Horse & Style Magazine: Viva La Vino Vaqueros!
As Featured in Horse & Style Magazine
Written by Alli Addison
Photography by Lauren Ross and Alli Addison
My day began as many do. It was a beautiful Tuesday spring morning in California. The sun was shining after what felt like a perpetual 100 year storm, and today, on this morning, there was not a cloud in the sky. I dragged myself out of bed, prepared the kids as best I could, and headed out the door for school drop-off. Following the school traffic stress, it was off to the barn for some decompression and a quick jumping lesson. But today was in fact a bit different, for although I left the house wearing breeches and paddock boots, I brought with me my well-worn jeans, manure-clad cowboy boots and a wide-brimmed felt fedora. For today I was switching gears, from hunter jumper to ranch girl, trading in my trusty paddocks for those cowboy boots, and headed south to Santa Ynez Wine Country to partake in a stunning afternoon of seeing the California countryside the way it was always meant to be seen. By horseback. And with wine.
A drive through the back country roads of California is an absolute must. Similar to a drive along the coastal track of Highway 1 and Highway 101. Both equally stunning, and both encompassing the serene landscape that makes California so breathtaking. As I made my way south, through the rolling hills, grazing cattle, oak tree groves and acres upon acres of vineyards, it was easy to see why rural wine country beckons to so many. And Santa Ynez Wine Country is positively overflowing with quaint, rustic charm.
Eventually I came upon the Blue Agave-clad entrance of Estelle Vineyards, home to the areas best trail riding and wine tasting experience, Vino Vaqueros. Through the vines planted to varietals such as Merlot, Cabernet Sauvignon, Grenache Blanc and Viognier, and up a dirt road I drove. Crews of workers tended to the blocks of vines on either side of me, and I could tell that bud break was just beginning to take place (when the first buds of the growing season emerge from a dormant vine). I came upon a wonderfully historic-looking white board and batten barn with hunter green trim and well-worn crossbuck sliding barn doors. Planted in front was a series of cactus and in the main entry way hung a pair of antlers and a Welcome Riders sign. There was green grass as far as the eye can see, a gentle breeze and the sound of horses rustling in their stalls. It was California Ranch to the core and I was smitten.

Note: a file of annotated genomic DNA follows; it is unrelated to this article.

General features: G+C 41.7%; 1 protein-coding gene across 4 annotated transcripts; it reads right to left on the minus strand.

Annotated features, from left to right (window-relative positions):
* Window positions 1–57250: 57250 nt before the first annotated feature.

I had arrived a bit early, so at that moment I was the only one at the barn, aside from several lazy ranch dogs enjoying a siesta. So I took the liberty to wander about. Expansive tack areas, saddles of all sizes and a multitude of bridles hung on the walls. And I could not overlook a large stack of surfboards hanging above the saddle racks - so California. In one corner of the barn stood a red tasting room/prep area with a walk-up bar, rustic oak table and oversized western art. The feeling was relaxed and welcoming, the type of place where you could easily unwind after a trail ride and enjoy a great glass of wine.